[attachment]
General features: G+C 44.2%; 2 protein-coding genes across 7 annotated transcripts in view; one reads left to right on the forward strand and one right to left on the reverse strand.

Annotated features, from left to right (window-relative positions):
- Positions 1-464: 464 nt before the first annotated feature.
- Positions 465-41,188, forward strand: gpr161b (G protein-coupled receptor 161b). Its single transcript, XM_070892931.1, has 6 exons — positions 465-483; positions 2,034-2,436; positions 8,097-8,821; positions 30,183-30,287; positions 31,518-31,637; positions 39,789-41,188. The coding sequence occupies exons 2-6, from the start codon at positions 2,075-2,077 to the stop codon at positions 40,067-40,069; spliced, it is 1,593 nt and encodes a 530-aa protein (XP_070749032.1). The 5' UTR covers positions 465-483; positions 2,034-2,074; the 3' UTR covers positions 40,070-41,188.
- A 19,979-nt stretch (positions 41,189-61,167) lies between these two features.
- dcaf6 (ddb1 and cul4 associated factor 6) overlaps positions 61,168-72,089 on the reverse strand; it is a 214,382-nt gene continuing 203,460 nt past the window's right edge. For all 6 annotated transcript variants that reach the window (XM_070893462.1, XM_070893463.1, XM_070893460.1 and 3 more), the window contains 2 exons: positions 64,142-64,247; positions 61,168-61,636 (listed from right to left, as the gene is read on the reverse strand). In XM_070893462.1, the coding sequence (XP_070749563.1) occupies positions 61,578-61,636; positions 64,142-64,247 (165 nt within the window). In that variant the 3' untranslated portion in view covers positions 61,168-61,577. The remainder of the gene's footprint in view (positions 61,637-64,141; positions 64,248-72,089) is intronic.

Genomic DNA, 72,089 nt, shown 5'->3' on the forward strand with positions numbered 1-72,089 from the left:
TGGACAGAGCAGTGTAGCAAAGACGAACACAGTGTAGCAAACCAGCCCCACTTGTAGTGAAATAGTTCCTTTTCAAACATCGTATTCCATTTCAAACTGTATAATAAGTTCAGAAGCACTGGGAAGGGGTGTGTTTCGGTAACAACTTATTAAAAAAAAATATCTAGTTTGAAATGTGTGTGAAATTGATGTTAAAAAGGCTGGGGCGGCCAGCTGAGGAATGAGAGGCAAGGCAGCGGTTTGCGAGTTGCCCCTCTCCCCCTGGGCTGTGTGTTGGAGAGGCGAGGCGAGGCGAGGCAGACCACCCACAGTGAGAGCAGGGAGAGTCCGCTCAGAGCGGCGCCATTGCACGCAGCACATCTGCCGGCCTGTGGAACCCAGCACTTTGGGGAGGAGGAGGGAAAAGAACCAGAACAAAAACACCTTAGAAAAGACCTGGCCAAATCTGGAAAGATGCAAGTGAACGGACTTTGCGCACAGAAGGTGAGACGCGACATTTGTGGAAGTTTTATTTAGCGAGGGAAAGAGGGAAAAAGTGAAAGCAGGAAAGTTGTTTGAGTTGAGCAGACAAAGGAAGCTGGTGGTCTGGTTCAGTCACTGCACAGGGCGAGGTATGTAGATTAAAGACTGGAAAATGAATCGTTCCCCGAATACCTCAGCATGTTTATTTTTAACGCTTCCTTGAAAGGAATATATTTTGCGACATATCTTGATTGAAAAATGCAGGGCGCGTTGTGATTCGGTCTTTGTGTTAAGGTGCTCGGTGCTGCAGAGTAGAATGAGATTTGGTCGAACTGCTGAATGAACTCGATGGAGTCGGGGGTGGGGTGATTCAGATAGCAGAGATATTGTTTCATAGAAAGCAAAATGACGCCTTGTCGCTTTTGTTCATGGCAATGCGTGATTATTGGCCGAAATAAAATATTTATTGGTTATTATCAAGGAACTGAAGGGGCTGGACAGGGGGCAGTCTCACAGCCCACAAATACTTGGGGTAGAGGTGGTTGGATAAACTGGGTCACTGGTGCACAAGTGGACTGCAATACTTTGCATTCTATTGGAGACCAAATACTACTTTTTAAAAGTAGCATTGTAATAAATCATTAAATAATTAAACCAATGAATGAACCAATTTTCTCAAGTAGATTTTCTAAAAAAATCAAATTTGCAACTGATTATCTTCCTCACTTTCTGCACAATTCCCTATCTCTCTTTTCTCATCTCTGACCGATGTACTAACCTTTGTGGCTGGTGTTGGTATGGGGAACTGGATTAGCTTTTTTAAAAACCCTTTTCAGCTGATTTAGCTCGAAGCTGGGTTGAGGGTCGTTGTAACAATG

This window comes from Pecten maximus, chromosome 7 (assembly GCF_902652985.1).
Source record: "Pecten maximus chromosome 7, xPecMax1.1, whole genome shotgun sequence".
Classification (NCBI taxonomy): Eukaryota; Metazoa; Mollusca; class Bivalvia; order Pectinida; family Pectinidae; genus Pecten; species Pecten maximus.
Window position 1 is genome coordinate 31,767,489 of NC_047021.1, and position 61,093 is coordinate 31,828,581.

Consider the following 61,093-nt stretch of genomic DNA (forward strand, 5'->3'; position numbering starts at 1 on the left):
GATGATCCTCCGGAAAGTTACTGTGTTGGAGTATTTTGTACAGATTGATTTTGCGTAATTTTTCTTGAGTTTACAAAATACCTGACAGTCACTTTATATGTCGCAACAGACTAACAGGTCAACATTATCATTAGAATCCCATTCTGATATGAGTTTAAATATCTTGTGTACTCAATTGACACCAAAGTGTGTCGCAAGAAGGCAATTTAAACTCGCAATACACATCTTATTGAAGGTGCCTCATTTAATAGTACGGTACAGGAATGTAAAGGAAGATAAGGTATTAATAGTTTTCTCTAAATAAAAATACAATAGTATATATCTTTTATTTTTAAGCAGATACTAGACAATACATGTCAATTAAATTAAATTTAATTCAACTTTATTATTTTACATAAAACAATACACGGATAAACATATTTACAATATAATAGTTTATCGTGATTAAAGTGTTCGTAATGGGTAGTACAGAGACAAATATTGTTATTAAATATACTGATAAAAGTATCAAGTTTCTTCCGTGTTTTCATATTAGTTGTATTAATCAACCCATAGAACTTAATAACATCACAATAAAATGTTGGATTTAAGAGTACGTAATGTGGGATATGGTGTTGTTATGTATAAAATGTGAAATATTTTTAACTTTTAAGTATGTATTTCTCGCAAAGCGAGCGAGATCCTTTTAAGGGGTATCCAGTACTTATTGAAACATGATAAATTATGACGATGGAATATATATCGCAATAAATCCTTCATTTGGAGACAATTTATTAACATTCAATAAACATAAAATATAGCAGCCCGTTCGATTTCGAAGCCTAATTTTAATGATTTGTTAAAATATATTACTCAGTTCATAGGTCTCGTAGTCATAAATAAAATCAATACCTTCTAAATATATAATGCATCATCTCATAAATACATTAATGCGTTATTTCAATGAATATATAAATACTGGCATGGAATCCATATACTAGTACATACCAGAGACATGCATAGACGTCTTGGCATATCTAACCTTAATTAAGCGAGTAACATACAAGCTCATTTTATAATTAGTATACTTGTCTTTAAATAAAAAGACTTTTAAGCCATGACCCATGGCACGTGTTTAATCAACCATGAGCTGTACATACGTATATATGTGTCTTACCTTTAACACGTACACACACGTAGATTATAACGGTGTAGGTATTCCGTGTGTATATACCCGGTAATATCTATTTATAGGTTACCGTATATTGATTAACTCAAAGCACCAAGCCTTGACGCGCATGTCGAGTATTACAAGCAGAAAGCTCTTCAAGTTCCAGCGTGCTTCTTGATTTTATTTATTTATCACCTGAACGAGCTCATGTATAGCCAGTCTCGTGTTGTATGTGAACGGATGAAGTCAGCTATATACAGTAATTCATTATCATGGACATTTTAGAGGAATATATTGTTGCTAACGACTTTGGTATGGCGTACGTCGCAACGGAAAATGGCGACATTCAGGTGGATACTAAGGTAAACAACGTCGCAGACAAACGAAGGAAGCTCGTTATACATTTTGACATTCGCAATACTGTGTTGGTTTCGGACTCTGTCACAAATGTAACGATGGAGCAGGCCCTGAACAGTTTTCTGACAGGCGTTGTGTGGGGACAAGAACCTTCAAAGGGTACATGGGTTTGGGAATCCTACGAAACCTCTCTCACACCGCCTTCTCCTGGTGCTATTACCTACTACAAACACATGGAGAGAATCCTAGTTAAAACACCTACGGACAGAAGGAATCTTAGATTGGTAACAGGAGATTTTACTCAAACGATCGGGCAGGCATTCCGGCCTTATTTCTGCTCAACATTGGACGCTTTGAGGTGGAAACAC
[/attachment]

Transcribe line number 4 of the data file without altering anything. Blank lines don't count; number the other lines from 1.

- Positions 465-41,188, forward strand: gpr161b (G protein-coupled receptor 161b). Its single transcript, XM_070892931.1, has 6 exons — positions 465-483; positions 2,034-2,436; positions 8,097-8,821; positions 30,183-30,287; positions 31,518-31,637; positions 39,789-41,188. The coding sequence occupies exons 2-6, from the start codon at positions 2,075-2,077 to the stop codon at positions 40,067-40,069; spliced, it is 1,593 nt and encodes a 530-aa protein (XP_070749032.1). The 5' UTR covers positions 465-483; positions 2,034-2,074; the 3' UTR covers positions 40,070-41,188.